The enthusiasm, interest and support that Dominicans of la Gran Manzana show for their native Quisqueya -regardless of how long they have lived outside it- should be reciprocated with policies that help improve conditions for them, and in turn, the prosperity of the Caribbean island.
For decades, the financial contributions of the diaspora have been one of the island’s major sources of income. This goes far beyond remittances -which in 2011 totaled $2.9 billion. Stateside Dominicans pour millions of dollars into the Dominican Republic’s tourism industry and into real estate investment.
But the resources of expats were not the only reasons why candidates from the major Dominican political parties to campaigned in the New York area. The voting power of Dominican immigrants, which accounts for 5% of the country’s electorate, could be the deciding factor in this tight election.
In visits to the Big Apple, which houses 650,000 of the 1.4 million Dominicans living in the United States, the mainstream candidates offered their paisanos some of the same pledges they have delivered to islanders: vague promises to tackle the corruption that has threatened the Dominican economy and public safety.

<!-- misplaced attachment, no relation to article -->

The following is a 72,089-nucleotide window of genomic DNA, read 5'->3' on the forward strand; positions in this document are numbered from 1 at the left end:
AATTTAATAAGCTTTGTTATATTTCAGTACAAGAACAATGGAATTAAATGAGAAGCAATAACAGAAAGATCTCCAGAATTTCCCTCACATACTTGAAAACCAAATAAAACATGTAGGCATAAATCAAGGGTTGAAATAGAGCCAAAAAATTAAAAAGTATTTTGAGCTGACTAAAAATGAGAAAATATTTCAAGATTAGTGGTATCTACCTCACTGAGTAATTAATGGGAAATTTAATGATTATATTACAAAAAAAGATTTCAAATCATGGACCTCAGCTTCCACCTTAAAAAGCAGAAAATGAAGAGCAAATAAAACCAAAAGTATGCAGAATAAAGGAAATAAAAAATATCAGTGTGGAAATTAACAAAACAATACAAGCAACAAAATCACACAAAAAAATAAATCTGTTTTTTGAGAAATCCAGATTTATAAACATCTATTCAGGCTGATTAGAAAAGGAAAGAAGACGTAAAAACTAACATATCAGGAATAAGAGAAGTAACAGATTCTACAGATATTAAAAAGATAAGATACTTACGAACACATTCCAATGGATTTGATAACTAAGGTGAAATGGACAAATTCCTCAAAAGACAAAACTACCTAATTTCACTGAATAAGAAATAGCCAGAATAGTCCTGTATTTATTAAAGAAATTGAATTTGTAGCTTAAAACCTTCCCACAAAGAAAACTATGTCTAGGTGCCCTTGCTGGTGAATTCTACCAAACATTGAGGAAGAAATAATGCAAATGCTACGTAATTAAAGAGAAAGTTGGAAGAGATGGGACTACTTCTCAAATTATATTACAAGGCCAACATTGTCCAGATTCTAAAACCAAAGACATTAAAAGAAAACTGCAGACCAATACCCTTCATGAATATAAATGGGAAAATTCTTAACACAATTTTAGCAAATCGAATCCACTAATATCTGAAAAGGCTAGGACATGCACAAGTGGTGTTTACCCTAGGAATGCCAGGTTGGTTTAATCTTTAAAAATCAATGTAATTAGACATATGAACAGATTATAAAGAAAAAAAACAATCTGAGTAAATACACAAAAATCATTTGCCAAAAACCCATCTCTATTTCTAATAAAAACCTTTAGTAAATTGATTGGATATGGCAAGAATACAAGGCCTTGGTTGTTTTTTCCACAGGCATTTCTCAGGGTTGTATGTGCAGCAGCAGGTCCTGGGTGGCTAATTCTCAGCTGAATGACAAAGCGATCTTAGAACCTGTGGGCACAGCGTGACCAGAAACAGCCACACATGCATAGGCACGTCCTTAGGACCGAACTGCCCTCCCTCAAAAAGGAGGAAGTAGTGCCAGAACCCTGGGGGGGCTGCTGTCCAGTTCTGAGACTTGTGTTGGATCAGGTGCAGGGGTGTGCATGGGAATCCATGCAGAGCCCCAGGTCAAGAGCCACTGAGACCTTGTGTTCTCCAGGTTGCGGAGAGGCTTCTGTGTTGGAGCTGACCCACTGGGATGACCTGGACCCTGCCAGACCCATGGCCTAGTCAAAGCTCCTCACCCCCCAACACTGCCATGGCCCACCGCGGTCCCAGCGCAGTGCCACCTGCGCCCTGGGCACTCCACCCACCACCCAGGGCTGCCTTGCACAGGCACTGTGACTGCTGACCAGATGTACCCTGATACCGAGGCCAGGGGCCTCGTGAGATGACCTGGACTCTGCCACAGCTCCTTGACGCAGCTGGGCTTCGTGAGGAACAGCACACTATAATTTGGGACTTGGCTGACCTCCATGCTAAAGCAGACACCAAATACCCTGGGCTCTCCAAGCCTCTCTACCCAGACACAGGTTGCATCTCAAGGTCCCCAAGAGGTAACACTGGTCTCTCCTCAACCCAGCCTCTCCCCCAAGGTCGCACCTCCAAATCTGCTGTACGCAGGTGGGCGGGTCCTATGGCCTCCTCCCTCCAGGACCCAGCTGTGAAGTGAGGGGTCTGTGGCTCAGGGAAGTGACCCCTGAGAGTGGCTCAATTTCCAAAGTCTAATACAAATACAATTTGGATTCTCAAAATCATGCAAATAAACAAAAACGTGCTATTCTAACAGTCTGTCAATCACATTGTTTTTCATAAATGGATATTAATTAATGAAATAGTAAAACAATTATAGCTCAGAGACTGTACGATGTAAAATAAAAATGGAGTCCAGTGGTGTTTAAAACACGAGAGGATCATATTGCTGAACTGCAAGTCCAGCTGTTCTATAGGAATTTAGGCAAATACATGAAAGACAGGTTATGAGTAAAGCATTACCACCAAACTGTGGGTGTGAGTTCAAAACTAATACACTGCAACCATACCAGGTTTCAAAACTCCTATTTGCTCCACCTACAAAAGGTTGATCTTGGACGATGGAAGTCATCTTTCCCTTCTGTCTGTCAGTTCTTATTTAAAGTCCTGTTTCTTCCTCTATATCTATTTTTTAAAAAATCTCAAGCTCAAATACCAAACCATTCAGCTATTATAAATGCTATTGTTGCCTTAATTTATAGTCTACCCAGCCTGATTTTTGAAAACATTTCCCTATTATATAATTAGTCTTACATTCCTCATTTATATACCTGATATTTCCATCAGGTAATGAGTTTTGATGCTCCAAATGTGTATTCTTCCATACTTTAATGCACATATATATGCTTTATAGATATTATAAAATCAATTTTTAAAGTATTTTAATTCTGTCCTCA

Despite the significant role the diaspora plays in sustaining the island’s economy, the leaders of the two dominating parties seem to lack specific strategies to appeal to the more than 2 million Dominicans living outside a country with 10 million residents.
Hopefully, the new “Overseas Representatives” -seven legislative positions created last year and up for elections for the first time this Sunday- will make the voice of the Dominican diaspora heard in the Republic’s Congress.
The next presidential administration and future candidates must recognize that Dominicans living abroad expect concrete policies from their representatives, such as improved consular services, repatriation assistance and legal security so that they can feel confident in further investing in a beloved homeland riddled with challenges. They must understand that at the moment of casting a ballot, Dominican voters here leave the rhetoric and caravans behind.